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Page last updated at 22:33 GMT, Sunday, 22 June 2008 23:33 UK

Nigerian militants call ceasefire

File photo of Niger Delta militant
The move marks a sudden U-turn for Mend militants

The militant group behind some of the worst attacks on Nigeria's oil infrastructure and the kidnap of oil workers has announced a ceasefire.

The group, the Emancipation of the Niger Delta (Mend) said it followed an appeal made by elders in the region to give peace and dialogue another chance.

It said that there would be no more attacks from midnight on Tuesday until further notice.

Only last week the group launched the first attack on an offshore oil site.

Nigeria's president ordered tighter security in the Delta after the attack on the Shell installation at Bonga, 120km (75 miles) out to sea, which cut Nigerian production by 10%.

It was the first time militants had struck at Nigeria's hugely valuable offshore oil fields, far out to sea, which had previously been considered relatively safe from attack.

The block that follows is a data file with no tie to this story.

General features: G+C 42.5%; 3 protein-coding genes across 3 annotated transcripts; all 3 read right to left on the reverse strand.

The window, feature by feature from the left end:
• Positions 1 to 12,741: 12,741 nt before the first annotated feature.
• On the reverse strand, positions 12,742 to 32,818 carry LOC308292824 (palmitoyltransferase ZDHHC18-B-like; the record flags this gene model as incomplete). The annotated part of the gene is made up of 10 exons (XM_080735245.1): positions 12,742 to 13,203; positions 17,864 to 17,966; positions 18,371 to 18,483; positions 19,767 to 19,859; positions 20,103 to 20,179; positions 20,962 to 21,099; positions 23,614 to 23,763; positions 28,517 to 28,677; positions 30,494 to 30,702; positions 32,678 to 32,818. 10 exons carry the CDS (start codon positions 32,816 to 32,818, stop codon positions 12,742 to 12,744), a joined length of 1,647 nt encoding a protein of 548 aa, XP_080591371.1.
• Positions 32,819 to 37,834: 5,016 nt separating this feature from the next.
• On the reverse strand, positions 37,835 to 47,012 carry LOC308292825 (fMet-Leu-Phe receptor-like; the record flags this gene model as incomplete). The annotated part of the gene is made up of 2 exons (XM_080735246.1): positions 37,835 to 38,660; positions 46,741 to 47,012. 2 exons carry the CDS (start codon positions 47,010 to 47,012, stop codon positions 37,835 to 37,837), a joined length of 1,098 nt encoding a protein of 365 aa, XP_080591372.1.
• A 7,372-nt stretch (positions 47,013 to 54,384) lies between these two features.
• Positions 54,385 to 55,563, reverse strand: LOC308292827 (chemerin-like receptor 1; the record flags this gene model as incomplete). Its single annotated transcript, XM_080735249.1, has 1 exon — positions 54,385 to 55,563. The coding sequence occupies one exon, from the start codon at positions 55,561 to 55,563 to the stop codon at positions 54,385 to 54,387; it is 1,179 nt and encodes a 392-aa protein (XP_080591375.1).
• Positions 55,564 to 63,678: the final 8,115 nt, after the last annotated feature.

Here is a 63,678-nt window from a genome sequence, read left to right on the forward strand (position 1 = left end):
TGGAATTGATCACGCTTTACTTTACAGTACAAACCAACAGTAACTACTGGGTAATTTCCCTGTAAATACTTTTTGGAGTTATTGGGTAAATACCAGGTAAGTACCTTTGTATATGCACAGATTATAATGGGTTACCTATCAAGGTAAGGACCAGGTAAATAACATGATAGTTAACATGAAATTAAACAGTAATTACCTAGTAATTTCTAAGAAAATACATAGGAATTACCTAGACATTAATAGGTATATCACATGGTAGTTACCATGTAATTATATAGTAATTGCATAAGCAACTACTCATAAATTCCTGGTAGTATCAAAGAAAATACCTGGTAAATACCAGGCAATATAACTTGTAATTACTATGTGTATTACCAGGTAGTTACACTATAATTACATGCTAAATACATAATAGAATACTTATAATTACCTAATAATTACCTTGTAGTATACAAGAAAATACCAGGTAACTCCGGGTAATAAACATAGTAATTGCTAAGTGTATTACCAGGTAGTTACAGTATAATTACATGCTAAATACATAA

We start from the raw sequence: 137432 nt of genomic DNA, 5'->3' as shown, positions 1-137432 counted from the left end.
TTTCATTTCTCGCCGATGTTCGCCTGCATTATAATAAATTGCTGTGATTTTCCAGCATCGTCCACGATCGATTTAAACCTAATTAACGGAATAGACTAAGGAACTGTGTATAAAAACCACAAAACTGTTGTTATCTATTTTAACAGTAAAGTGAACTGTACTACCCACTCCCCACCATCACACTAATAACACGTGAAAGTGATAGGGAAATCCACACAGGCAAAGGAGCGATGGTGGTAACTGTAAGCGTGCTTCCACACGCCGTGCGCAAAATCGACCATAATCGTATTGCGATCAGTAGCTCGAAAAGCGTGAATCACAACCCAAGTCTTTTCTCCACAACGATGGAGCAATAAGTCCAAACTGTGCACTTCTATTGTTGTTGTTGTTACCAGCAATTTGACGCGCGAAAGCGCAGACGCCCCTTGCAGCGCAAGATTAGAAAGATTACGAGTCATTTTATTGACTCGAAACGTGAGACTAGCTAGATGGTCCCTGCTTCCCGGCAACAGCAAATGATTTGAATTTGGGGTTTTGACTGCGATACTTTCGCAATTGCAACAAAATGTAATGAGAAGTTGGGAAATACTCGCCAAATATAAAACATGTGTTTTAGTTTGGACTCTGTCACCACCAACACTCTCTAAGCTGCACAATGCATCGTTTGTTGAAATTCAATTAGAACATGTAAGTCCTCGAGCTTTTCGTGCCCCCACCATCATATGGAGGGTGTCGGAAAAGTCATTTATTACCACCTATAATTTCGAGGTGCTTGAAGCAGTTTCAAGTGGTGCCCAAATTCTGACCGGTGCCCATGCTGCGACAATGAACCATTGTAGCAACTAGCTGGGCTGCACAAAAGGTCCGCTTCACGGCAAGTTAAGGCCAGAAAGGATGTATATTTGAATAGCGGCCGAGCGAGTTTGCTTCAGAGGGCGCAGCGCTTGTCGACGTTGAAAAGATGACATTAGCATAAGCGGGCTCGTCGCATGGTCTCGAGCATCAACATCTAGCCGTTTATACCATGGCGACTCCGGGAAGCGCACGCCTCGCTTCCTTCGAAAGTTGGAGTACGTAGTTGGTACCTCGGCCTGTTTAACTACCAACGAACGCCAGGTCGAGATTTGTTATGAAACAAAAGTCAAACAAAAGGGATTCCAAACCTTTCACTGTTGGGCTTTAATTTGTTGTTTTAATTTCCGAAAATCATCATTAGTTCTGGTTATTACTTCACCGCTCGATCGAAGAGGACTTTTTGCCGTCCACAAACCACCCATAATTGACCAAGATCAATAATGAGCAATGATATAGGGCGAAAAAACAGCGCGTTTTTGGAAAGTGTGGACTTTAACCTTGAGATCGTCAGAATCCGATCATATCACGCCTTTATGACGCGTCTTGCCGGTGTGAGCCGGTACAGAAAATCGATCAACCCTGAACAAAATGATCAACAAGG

Also, over the weekend, the US oil giant Chevron has halted onshore oil production at its Escravos oilfield after an attack on a pipeline.

The Nigerian military said militants blew up the Niger Delta pipeline, but Mend said it had been contacted by "youths" who had said they were behind the attack.

Arms rife

Disruptions to Nigerian output caused by militant attacks have been a significant driver in the soaring worldwide price of oil.

The unilateral ceasefire, announced by Mend in an email to media outlets on Sunday, marked a sudden U-turn for the group, which earlier in the weekend had warned all foreign oil workers to leave the Niger Delta.

With the government planning to hold a major summit of Niger Delta leaders and more money expected to flow to the Niger Delta, perhaps the armed groups there feel it is a good time to show how relevant they are to any chance of peace, says the BBC's Alex Last in Lagos.

Nigeria's military is ill-equipped, while arms are proliferating in Nigeria's oil producing region, our correspondent says.

Mend says it wants to secure more autonomy and control over resources for the Niger Delta, but the conflict now is a complex web involving armed gangs, political corruption and criminal rackets, he says.


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